Researching Cancer and its Psychological Affects on Children

A professor and student duo studied the psychological affects on those with pediatric cancer.

A professor and student duo studied the psychological affects on those with pediatric cancer.

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By Hannah Gonzalez

Cancer is a life-changing disease for any individual, but when paired with the unique challenges of young adults in particular, the course and narrative of one’s life can be defined by the diagnosis. So reflects the findings of a new study led by Mary Procidano, P.h.D., associate professor of psychology, and Research Assistant Cailee Tallon, FCRH‘18. Entitled “The Nature of Self-Defining Memories in Young-Adult Cancer Survivors’ Personal Narratives,” this project examines the ways cancer influences the life stories of survivors at this developmentally crucial age.

Procidano first presented papers on this topic in 2012. Past Fordham graduate student Stefanie Vuotto helped to design the project, reaching out to The Samfund, an organization that supports cancer survivors across the country. Through their network of survivors, 92 young adults volunteered to speak about their personal experiences with the illness. A series of hour-long interviews and questionnaires provided the basis of the research for analysis.

Since joining the project as a freshman, psychology major Cailee Tallon has transcribed many of the interviews. “People have very moving stories,” she said, recalling how she had to take a break after watching several emotional videos in a row.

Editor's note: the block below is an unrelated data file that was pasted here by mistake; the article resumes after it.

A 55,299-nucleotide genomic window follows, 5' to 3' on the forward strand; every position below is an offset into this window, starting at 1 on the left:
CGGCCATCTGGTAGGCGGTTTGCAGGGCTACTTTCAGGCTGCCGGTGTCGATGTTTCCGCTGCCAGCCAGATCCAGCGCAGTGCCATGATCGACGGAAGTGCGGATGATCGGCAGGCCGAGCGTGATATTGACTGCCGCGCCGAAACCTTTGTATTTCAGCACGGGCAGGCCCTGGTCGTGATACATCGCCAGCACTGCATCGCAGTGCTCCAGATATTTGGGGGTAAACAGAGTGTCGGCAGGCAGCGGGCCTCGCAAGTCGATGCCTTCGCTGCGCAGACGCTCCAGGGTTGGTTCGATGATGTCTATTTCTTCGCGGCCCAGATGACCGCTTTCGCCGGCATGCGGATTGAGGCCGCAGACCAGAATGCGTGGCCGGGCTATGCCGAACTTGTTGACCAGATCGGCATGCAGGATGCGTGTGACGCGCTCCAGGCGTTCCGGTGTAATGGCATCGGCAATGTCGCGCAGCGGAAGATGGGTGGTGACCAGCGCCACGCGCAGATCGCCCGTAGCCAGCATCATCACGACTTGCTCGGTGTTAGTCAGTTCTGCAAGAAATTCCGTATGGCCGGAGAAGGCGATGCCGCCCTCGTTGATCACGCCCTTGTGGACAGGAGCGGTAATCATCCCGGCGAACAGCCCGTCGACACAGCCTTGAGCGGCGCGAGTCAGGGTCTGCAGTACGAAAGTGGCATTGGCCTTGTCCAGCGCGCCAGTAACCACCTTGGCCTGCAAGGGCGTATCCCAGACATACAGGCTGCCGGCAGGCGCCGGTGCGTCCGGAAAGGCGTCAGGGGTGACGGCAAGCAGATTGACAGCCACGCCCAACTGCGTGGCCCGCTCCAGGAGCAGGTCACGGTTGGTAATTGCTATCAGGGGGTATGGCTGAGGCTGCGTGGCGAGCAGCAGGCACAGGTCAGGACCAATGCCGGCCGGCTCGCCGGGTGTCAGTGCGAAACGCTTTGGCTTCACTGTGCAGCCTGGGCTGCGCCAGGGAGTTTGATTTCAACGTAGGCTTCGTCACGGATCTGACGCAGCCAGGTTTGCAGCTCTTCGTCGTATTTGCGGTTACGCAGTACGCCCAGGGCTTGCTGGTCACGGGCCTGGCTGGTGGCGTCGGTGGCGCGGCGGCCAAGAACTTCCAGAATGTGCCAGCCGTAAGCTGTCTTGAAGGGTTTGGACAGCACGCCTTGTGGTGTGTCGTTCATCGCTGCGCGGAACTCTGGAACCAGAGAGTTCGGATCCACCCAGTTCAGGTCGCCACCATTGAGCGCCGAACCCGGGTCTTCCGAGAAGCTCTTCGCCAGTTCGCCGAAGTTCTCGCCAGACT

The project is part of an area of psychology focusing on personal narratives. “When people are young adults, they begin to construct life stories,” said Procidano.

A cancer diagnosis between the ages of 18 and 30 deeply affects this process. “They’re trying to figure out what it means to grow up with an illness, and how it influences their lives.”

The researchers looked at vivid memories, spiritual experiences and future considerations of the patients, in addition to feelings of support and non-support from those close to them. Additionally, researchers coded and defined terms for analysis.

Specifically, survivors were asked for a high point, low point and turning point of their experiences. But instead of the physical changes that were expected to dominate conversations about cancer, the researchers were surprised to find emotion to be the most influential element shared in the personal narratives.

“A lot of the turning points are internal, personal things,” said Procidano. “The nature of the change was overwhelmingly psychological.”

“People are unique, but had very similar ways of dealing with things,” said Tallon.

This ties back into the idea of “resilient development” examined by Procidano and Tallon. Rather than losing hope, survivors often were able to find personal meaning and strength in the diagnosis and treatment of the disease.

“It adds a depth to their lives,” said Tallon. “You learn more about yourself, and also how you relate to other people.”
Procidano agreed that survivors often adapted to the illness and its aftermath in psychologically healthy ways. “There were very few negative responses.”

Out of the 92 interviews, Tallon estimated about 75 to have reflected positive turning points.

“Our research isn’t super accepted, because we looked at interviews,” said Tallon. “But I think it’s really important, because we’re getting the raw emotion and personal stories.”

Procidano agreed that, as opposed to qualitative analysis, quantitative analysis is often overemphasized. Though researchers looked at both in their project, much of their analysis focused on the emotional experiences of the patients throughout their illness.

“Some felt like real human beings during their treatment, while others felt objectified due to a lack of empathy,” said Procidano.

“One of the practical questions is, ‘How do you work better with the people in oncology?’” added Tallon. The study’s findings have implications for how healthcare providers might better support young adult cancer patients, both physically and emotionally.

Currently, the team is working on papers to present to the American Psychological Association (APA). They hope to present their research at the APA convention in August of next year.